This Advanced Triple Blank Text Completion was one of the toughest Text Completions we’ve created at Magoosh — at least according to the content team. There are convoluted sentence structures, tantalizing (and diabolical!) distractors, nebulous phrases, and tough vocabulary. Really speaking, it’s the type of question that if you see on the GRE you should just skip, because there won’t be too many like it (you might get a tough Critical Reasoning question or reading passage).
But if you’re already consistently scoring above 160 verbal on practice tests, this is a good question to hone your skills on.
Explanation and Answers
First off, we want to get the big picture. The passage considers philosophy to be driven mostly by logic (“philosophy…its logical nature”). The English Department, on the other hand, is mostly about aesthetics. You should note the tone of the passage, how the writer is pretty dismissive of the poor English department, implying that not much analysis goes on in there (“usually services as little more…characters”). This points to (B) relegated to, which means dropped to an inferior rank. (C), while logically consistent with the passage, doesn’t match the tone was well (notice the clue “unceremoniously dropped”). (A) beholden to implies that philosophy is somehow indebted or owes something to literature. The rest of the passage, to the contrary, implies that philosophy is a more exalted subject, guided more by logic than mere aesthetics.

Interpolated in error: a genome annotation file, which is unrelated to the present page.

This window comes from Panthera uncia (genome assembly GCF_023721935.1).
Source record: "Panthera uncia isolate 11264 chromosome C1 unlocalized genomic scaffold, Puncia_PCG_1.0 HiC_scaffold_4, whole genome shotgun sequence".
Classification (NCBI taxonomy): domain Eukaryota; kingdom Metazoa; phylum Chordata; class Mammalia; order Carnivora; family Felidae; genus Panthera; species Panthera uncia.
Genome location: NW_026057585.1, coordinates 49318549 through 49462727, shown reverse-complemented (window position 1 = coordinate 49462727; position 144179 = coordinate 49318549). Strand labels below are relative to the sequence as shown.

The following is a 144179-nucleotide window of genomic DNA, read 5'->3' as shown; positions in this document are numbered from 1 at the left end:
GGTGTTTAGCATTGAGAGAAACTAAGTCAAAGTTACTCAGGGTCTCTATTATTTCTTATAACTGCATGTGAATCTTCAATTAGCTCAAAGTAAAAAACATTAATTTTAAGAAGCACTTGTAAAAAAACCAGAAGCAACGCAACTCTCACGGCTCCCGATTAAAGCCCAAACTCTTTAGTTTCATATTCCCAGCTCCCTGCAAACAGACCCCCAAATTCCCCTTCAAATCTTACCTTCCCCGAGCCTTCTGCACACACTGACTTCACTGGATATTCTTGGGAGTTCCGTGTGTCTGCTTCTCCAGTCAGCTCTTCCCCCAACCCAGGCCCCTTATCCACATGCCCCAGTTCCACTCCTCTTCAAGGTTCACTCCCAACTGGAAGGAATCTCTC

I should note here that you might not agree with this passage, especially if you are an English Major. I don’t even agree with the sentiments expressed. The key is to work with the Text Completion based on the information provided.
For the second blank, we can arrive at (D) subsumed, because we know from the first sentence that philosophy has been made part of humanities, even though it is, according to the author, very different. Subsumed, by the way, means included or absorbed under. Note some of the tempting distractors (or wrong answers): (E) unrelated fits very well with the overall idea that philosophy, according to the author at least, is not related to literature. The word in the second blank, however, needs to pay attention to the clue, “this rhetorical question has been…answered”, meaning that the answer to the question is “yes”, and philosophy, to the author’s chagrin, has been “dropped alongside” or subsumed in the humanities.
Finally, the third blank is contrasting argumentative validity, which is part of philosophy (“its logical nature”), with literature, in which, according to the first part of the paragraph, the “aesthetic reigns triumphant”. This first sentence also implies that the analytical is not much a part of the English department, that our appreciation of literature is not guided by argumentative validity. This leads us to (H) little bearing.
So the answers are (B), (D), (H). If you were able to answer those correctly, and in less than 2 minutes, awesome! My hunch is between 15-20% of students would answer this correctly.